Universal access to renewably-generated electricity could be within the foreseeable future, with cleaner air and water as the side effects. Better public transportation systems will make life more enjoyable for commuters all over the country, as will a self-sustaining energy economy.

Is the U.S. Still Addicted to Oil?

Megan Ray Nichols


Climate change, the biggest threat that humanity has ever faced, has spurred a movement towards policy changes that will accelerate innovation in clean, renewable energy.

To avoid the worst effects of climate change, we must limit the rise in global temperatures to below two degrees Celsius. World leaders from countries around the globe have committed to leading their people to a clean energy future through increased investment in research and development of renewables.

President Obama is one of those leaders, and in 2015 he agreed to work towards doubling U.S. investment in just five years.

And in the last decade, the United States has slowly but steadily increased its use of renewable sources of energy — combined generation of electricity by means of hydropower, solar, wind, geothermal and biomass increased by four percent between 2003 and 2013.

But the pervasiveness of fossil fuel consumption in the U.S. raises a question — is the country still addicted to oil?


Americans Use a Lot of Oil

In 2013, 244 million vehicles roamed U.S. highways. In some states, the average daily commute was a half hour or longer, meaning cars are on the road more often. Over 50 million barrels of oil were pumped each day, and the U.S. used up to 18 million of those barrels daily.

This is true, in part, because U.S. fuel prices are lower than most other countries’ prices. This might sound great, but when combined with our comparatively low fuel economy standards, it means that Americans will not only have to buy oil more often to fuel their inefficient vehicles, but that they are also more likely to buy oil because of its affordability.


Recovering From Addiction

The facts about U.S. oil consumption may sound discouraging, but recent trends point to a shift in the consumption landscape. Roughly 10 percent of U.S. energy comes from renewable resources — while this seems small, it’s a big step in the right direction.

From 2000 to 2014, wind power production in the U.S. increased 33 times over and now provides more than four percent of total U.S. power generation. More than 20 thousand megawatts of solar energy were produced last year. American power plants burn 21 percent less coal than they did in 2005, and total carbon pollution emissions are down 10 percent in the energy sector.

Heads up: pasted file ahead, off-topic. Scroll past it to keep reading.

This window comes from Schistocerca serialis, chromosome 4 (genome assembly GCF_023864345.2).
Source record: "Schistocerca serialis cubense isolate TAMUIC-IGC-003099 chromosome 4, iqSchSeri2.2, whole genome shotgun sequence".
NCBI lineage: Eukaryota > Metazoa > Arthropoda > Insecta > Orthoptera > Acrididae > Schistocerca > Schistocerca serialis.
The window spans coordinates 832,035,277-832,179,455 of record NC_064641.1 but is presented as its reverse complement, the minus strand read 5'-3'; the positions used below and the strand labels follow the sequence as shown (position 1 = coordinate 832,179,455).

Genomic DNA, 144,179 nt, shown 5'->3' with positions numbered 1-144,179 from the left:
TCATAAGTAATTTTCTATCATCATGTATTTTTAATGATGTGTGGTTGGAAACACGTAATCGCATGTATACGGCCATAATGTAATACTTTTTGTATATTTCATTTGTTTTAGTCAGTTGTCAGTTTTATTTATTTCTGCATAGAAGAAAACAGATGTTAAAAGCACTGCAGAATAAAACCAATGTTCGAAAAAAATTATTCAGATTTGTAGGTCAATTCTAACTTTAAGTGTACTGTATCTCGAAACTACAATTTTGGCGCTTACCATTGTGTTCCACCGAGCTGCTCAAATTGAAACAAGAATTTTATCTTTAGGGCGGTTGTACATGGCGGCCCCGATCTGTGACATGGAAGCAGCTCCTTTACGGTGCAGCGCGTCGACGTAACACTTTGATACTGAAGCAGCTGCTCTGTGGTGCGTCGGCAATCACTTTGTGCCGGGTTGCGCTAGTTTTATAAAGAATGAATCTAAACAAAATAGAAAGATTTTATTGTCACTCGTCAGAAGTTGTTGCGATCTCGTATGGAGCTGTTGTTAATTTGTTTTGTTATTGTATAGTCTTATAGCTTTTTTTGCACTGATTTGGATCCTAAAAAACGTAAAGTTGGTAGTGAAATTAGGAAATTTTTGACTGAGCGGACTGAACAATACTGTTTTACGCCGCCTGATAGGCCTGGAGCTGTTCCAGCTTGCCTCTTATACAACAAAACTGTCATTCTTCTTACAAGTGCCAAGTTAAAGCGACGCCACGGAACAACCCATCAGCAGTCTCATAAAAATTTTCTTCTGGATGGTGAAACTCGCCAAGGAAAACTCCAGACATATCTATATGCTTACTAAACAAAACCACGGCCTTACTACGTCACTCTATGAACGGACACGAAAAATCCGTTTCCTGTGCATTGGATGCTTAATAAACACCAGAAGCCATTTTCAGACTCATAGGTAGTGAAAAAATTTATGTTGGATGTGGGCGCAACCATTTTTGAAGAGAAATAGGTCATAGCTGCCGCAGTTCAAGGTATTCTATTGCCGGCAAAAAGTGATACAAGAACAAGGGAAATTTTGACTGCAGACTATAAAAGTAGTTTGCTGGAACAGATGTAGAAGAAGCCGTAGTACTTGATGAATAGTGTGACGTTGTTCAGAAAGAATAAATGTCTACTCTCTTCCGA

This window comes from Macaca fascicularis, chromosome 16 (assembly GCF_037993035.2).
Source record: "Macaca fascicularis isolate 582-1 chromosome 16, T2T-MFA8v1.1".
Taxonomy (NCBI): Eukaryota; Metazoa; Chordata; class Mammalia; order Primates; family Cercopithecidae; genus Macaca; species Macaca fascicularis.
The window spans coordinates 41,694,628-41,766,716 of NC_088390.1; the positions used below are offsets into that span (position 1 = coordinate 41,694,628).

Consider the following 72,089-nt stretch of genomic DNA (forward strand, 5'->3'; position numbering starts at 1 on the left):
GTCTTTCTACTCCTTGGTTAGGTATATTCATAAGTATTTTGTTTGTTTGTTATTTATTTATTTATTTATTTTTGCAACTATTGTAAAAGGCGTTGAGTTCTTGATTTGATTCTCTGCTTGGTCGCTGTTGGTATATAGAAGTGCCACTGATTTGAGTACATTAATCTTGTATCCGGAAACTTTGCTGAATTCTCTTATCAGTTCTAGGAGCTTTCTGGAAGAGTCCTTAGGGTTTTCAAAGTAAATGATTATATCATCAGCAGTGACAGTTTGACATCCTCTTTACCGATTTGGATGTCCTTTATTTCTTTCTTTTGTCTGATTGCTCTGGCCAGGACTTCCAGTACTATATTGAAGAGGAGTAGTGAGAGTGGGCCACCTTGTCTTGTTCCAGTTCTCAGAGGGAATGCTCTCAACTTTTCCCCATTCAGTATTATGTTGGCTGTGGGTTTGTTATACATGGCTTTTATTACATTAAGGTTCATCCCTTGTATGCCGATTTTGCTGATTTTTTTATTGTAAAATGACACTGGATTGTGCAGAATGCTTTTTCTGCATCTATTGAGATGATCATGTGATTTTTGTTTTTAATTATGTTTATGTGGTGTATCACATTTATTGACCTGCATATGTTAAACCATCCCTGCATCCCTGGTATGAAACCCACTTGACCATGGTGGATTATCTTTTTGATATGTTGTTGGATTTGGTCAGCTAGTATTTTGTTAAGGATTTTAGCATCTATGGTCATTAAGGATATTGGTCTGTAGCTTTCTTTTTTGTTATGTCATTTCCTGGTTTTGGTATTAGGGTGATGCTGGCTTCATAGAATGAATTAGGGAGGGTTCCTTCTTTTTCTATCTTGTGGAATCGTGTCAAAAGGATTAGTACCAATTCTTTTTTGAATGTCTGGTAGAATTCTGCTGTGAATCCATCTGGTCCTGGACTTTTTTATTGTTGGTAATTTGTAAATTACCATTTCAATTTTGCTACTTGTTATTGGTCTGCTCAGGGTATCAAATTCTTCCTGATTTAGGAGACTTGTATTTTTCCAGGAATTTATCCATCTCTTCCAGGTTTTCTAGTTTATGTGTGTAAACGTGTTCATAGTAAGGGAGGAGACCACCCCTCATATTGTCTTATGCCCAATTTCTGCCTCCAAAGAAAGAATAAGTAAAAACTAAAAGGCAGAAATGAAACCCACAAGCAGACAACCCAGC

Thanks to innovation, energy-efficient technology has steadily improved — the better it gets, the farther we can distance ourselves from oil consumption. Electric vehicles are becoming more affordable, with sales more than quintupling in the last few years.

Many manufacturers are also making efforts to improve existing technology to make them more environmentally friendly and less oil-dependent. Back in 1975, congress set the Corporate Average Fuel Economy regulations, standardizing MPG for producers. In 2007, The Energy Independence and Security Act amended CAFE and raised fuel-efficiency targets to 35 MPG and in 2011, President Obama pushed to increase this rate to 54.4 MPG.  

Vehicle manufacturers are producing lighter cars with more fuel-efficient engines. As they continue making moves to push eco-friendly vehicles, and get help from government incentives, more consumers can cut or eliminate their oil addiction.

As individuals, Americans can reduce their reliance on oil in very simple ways. Carpooling and utilizing public transit will reduce not only fuel consumption but carbon emissions. Recycling and reusing containers is great, but purchasing products packaged without plastic is even better. Additionally, consumers can purchase organic and natural products manufactured without oil.

Democracy in the U.S. allows citizens to stand up and demand that government invest in renewable energy rather than subsidizing oil — they stand to benefit greatly in the long run if they do so.


The Future Could Be Bright

Renewable energy has the potential to be great for the U.S. economy. It could generate hundreds of millions in income and create tens of thousands of jobs — some sources are labor-intensive in operation, such as biomass, while others like hydropower and wind involve jobs in development and construction.

Consumers, meanwhile, could save money on utilities thanks to the efficiency and cheaper production costs of renewables. Moving toward self-sustainability by generating renewable energy at home would also save the government billions by reducing the need for imported fuel.

Businesses that provide renewable energy will see the positive impact that efficiency has on their bottoms lines, especially as demand increases, because the supply of renewables never decreases. Additionally, as renewables become more affordable, these businesses will see their customer bases expand.

As it moves toward cleaner energy, the U.S. is becoming a better place to live. Universal access to renewably-generated electricity could be within the foreseeable future, with cleaner air and water as the side effects. Better public transportation systems will make life more enjoyable for commuters all over the country, as will a self-sustaining energy economy.


About Megan Ray Nichols
Megan Ray Nichols enjoys keeping up with new developments on renewable energy and other environmental issues on her blog, Schooled By Science.


The content & opinions in this article are the author’s and do not necessarily represent the views of AltEnergyMag

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